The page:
FASTChip //e for Apple IIe – Accelerator Card

November 20, 2017

Just installed my FASTChip //e In italics are the notes from the website.

November 22, 2017

I’ve been running a tests of PublishIt v4 startup time on the Apple //e with the FastChip//e.

*With the FastChip//e set at 10 MHz and running PublishIt from the SCSI drive it took 8 seconds to load.

*With the FastChip//e running at 1.0 MHz running from the SCSI drive it took 25 seconds.

*With the FastChip//e running at 1.0 MHz and PublishIt v4 running from a UniDisk 3.5 disk connected the Liron Controller Card in the //e it took 53 seconds to load. [ Note: The Apple //e has a RamWorks8M card made from a2Heaven. This card uses current day technology so it must provide some additional advantage when loading the fonts, et al into memory upon startup. The only way to see the difference would be for me to uninstall the RamWorks8M and reinstall the 1986 RamWorks 1M card by Applied Engineering. At the end of this posts are links to YouTube videos of the above.

The FASTChip //e accelerates the Apple //e™ by replacing the on-board microprocessor with a much faster one. Because the memory on the Apple //e™ can only run at a 1 MHz speed maximum, faster memory (SRAM) must be provided to increase performance and allow the 65C02/65C816 CPU to run at full speed. To do this, the FASTChip //e contains 512KB/1024KB of fast SRAM memory. The clever design allows the acceleration of programs running in both main and auxiliary memory. The additional FASTChip //e memory can emulate both 192/448 KB fast RamWorks  compatible RAM and 256/512 KB fast RamFactor (slinky) compatible RAM.

FASTChip //e features

  • Easy to install card, installable in slot 1-7 of the Apple //e™, or Enhanced //e.
  • Does not mechanically interfere with the 80 column card in slot 3.
  • 65C02/65C816 microprocessor running at a clock rate of more than 16 MHz .
  • External Hardware Control Panel with controls and LED display.
  • CPU frequency can be changed real-time via rotary knob (0.2Mhz to 16.6Mhz).
  • Stop/Pause and Status buttons for easy control.
  • 4 digits x 7 segment LED display.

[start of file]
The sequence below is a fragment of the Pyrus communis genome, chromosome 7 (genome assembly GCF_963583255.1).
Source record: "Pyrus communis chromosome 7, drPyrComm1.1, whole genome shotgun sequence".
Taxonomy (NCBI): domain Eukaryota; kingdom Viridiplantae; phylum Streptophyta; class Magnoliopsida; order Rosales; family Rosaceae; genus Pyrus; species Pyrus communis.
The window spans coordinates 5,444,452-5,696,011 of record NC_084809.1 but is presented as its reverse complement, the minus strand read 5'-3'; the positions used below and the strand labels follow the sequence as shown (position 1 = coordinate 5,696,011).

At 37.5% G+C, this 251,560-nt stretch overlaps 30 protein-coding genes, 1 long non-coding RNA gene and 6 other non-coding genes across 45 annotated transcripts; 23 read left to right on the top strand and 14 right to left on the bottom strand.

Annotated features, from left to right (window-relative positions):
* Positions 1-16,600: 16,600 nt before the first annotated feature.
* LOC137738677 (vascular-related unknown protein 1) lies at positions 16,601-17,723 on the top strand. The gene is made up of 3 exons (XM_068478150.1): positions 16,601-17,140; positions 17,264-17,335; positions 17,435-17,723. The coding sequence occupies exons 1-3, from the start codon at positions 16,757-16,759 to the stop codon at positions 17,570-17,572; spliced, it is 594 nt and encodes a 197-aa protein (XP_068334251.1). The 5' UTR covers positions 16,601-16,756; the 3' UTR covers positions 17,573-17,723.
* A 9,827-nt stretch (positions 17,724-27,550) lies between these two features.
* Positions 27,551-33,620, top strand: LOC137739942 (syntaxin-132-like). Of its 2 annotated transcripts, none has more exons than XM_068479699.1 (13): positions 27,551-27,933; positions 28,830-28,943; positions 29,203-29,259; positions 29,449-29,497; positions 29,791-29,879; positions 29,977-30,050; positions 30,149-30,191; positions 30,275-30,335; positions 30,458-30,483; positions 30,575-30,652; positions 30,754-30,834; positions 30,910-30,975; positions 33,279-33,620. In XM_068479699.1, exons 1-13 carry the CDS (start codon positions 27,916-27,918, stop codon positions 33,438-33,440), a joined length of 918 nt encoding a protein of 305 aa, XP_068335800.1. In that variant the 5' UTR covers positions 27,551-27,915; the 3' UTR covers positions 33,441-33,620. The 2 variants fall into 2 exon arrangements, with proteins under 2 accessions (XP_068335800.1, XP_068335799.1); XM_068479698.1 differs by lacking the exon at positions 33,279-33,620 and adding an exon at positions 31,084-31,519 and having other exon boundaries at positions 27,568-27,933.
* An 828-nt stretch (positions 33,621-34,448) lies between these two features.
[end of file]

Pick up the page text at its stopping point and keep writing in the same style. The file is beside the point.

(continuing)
• Built in 192/448 KB fast RamWorks compatible RAM.
  • Built in 256/512 KB fast RamFactor (Slinky) compatible RAM.
  • Low power design for cool operation.
  • Acceleration of programs running in both main and auxiliary memory.
  • Compatible with most interface and expansion cards for the Apple II/IIe.
  • Transparent operation with all Apple II software.
  • An easily accessed built-in software control panel lets you control processor speed, memory, joystick, speaker sound quality and many other options.

My actual //e Setup with FastChip//e, RamWorks8M card and SDFloppy II installed.

FastChip//e videos of PublishIT version 4 at 10 Mhz. A program essentially unusable on a IIe at 1 MHz.

[Note: I’m running PublishIt from a SCSI drive, not a floppy, unidisk 3.5, or SDFloppy, although programs ran fine from all three devices. But obviously SCSI is the fastest ] : unless you have a CFFA or MicroDrive Turbo.


VisiCalc v1.37 and v2.08 for Apple ll

November 10, 2017

I’ve been experimenting with VisiCalc on the Apple IIe and Franklin Ace500. I also ran it (v2.08) on the IIGS, the TransWarpGS, from the floppy. VisiCalc was the first really super Spreadsheet program for desktop platforms. It came out in 1979 developed by Dan Bricklin. It has a very interesting command structure as every row/column action or save/load action begins with a ” / “. The trickiest thing was learning how to control the movement up/down and right/left until I found the Reference Guide. You need to tap the space bar each time you want to switch between x and y axis. Also, you still use the ß à arrows whether going sideways or up down. Here is a link to the program and reference card.

Below: version 2.08 running on Virtual ][ Emulator. You can see the VC-208 in entry line.